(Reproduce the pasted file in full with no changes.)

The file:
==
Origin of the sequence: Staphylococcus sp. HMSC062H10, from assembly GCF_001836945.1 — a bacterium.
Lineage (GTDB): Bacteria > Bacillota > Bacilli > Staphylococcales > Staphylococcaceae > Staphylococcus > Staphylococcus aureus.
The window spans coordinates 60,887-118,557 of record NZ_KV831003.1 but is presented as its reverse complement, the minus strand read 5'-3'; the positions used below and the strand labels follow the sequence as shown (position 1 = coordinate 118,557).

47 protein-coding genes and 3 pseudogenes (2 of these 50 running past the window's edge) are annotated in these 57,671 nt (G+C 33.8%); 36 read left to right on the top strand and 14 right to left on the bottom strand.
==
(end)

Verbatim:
Origin of the sequence: Staphylococcus sp. HMSC062H10, from assembly GCF_001836945.1 — a bacterium.
Lineage (GTDB): Bacteria > Bacillota > Bacilli > Staphylococcales > Staphylococcaceae > Staphylococcus > Staphylococcus aureus.
The window spans coordinates 60,887-118,557 of record NZ_KV831003.1 but is presented as its reverse complement, the minus strand read 5'-3'; the positions used below and the strand labels follow the sequence as shown (position 1 = coordinate 118,557).

47 protein-coding genes and 3 pseudogenes (2 of these 50 running past the window's edge) are annotated in these 57,671 nt (G+C 33.8%); 36 read left to right on the top strand and 14 right to left on the bottom strand.